Yesterday, Today, Tomorrow, Forever to open in Paris in March.
The culmination of four years work, artistic director Trevor Jackson is to exhibit a series of photographs at microscopic level of the grooves of vinyl records from his personal collection. Blown up to ‘super-human size’, the grooves take on an almost organic quality, more reminiscent of plant cells than the mechanical processes involved in their creation.
A visual representation of the sonic cracks, pops and hisses that makes each record unique, the records captured by Jackson have the added significance of of being among the most pioneering of modern music history, exploring the physical grooves of Public Enemy, Fingers Inc., The Beach Boys and Jean Michel Jarre, among others. Adapting the eye-piece used by mastering engineers to cut the original records, Jackson’s invasive camera captures music in its most elemental and abstract form.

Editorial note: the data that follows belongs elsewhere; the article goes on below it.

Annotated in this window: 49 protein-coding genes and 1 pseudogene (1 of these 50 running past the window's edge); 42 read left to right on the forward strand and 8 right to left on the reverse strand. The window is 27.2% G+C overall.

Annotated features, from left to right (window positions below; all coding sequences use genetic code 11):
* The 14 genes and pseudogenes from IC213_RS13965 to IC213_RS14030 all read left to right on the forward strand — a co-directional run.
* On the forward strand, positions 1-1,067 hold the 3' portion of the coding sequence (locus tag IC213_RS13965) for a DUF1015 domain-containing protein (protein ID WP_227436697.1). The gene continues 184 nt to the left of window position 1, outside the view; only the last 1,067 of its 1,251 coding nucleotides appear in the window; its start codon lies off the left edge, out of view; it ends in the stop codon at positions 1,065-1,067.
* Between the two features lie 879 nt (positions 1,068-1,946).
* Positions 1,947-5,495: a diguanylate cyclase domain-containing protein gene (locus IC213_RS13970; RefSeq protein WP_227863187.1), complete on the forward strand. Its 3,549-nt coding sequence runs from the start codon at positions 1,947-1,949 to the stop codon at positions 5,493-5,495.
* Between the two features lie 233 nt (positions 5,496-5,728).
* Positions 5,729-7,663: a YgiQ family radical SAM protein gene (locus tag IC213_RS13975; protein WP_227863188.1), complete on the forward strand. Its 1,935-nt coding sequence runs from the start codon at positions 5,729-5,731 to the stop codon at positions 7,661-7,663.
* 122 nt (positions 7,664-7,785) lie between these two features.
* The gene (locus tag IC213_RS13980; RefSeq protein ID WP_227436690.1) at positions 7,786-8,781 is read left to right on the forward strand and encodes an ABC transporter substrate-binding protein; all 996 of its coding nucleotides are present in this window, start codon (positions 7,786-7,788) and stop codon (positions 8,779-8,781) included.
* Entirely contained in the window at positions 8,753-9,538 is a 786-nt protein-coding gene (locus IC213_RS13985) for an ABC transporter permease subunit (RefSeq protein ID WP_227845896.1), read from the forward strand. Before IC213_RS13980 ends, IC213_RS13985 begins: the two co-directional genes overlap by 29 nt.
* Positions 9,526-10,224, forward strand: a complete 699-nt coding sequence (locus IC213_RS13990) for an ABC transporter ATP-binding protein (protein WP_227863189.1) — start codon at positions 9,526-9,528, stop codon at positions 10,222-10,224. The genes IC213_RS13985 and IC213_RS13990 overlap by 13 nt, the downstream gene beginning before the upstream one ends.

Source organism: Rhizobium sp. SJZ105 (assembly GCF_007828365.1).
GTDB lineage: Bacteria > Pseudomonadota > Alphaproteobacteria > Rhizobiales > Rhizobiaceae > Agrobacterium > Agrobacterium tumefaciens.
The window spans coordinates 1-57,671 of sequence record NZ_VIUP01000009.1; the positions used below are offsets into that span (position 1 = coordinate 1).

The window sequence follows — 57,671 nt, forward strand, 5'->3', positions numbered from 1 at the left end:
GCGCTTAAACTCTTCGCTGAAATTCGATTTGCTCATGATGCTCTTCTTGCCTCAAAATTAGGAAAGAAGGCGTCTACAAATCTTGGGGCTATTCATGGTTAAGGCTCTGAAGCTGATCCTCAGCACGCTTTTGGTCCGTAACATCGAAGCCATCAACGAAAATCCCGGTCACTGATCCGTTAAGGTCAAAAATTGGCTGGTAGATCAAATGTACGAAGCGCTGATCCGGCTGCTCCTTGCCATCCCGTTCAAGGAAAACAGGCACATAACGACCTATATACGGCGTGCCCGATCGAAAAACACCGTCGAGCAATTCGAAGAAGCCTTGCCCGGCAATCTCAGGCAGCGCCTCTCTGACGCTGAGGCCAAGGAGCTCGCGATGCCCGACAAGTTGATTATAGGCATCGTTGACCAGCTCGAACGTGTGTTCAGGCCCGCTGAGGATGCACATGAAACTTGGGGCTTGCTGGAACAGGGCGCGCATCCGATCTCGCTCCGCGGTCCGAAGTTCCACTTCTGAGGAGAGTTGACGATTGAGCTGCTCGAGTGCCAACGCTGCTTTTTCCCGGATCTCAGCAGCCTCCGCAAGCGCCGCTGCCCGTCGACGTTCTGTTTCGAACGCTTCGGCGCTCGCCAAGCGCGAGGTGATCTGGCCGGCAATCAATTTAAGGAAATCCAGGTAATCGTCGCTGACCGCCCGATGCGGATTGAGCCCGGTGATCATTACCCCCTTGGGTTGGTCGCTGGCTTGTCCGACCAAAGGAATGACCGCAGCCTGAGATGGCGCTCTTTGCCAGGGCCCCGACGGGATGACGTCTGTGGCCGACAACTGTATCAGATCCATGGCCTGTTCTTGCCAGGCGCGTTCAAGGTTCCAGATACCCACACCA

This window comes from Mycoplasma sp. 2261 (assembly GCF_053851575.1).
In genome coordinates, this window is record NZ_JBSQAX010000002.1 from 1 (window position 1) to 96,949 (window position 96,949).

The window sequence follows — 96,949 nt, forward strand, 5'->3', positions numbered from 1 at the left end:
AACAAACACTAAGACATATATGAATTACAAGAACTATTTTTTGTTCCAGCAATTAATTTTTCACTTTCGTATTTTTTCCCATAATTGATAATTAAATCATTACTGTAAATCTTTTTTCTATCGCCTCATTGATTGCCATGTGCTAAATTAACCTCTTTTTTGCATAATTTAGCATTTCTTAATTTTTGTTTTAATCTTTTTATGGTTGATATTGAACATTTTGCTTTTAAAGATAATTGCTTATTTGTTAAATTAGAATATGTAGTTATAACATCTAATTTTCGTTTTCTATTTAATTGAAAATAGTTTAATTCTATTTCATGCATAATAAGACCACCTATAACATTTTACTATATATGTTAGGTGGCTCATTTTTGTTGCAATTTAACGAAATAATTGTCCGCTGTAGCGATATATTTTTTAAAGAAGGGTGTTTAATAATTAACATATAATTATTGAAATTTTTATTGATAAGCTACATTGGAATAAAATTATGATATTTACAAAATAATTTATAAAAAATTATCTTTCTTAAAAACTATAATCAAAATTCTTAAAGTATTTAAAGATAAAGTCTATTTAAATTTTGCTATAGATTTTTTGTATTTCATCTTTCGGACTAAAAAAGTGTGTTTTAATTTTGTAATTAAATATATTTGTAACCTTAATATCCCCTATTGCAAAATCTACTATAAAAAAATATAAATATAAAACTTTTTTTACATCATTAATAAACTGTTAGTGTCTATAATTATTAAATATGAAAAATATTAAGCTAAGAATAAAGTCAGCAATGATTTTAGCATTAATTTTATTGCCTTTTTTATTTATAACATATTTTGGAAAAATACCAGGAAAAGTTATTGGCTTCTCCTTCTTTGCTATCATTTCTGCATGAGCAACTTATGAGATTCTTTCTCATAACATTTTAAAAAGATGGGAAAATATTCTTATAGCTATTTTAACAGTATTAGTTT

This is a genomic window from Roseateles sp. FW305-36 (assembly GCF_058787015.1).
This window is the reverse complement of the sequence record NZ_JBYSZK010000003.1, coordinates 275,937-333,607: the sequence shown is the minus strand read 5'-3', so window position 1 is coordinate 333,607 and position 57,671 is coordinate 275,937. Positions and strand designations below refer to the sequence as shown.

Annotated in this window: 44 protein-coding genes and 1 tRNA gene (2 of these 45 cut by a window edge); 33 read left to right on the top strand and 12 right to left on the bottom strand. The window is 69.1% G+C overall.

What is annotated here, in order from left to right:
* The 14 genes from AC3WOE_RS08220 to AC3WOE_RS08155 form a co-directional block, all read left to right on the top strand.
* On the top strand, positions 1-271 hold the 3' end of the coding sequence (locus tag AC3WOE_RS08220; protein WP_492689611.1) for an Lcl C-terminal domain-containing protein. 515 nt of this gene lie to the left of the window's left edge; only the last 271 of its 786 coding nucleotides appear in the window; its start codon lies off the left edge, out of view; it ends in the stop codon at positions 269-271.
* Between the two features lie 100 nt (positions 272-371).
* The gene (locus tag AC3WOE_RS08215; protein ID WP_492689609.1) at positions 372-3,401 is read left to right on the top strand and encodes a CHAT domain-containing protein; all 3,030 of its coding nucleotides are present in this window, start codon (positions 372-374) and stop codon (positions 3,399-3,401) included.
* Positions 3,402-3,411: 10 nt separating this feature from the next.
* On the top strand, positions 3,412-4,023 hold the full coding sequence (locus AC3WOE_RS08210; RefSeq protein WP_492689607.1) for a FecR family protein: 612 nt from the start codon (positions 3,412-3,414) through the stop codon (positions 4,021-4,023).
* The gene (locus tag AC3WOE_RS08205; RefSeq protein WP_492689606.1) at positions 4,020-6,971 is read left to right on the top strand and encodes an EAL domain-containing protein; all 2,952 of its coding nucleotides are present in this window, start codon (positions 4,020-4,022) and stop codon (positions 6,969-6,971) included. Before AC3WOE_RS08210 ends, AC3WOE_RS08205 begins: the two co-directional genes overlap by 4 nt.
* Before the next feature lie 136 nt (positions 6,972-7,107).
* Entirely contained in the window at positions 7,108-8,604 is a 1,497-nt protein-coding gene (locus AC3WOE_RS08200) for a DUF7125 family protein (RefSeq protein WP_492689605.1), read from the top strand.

As Dazed art critic Francesca Gavin explains: “This is an exhibition about imperfections. A show about how experience changes us and the objects and environment around us.”
Continuing Jackson’s long-held fascination between life at the intersection of art and music, as recently explored in his Richard Hamilton-inspired Palindrome evening at London’s ICA, a soundtrack for the show will be released on limited edition vinyl, with music built by Jackson from minuscule elements of the music on display.
Yesterday, Today, Tomorrow, Forever will open on 21st March and run until 16th May 2014 at 12Mail / Red Bull Space in Paris. Click here fore more info.
Last year Trevor Jackson collaborated with The Vinyl Factory to release a remix of Dinos Chapman’s flagship techno piece ‘Luftbobler’, which was released on Chapman’s follow-up EP LUV2H8.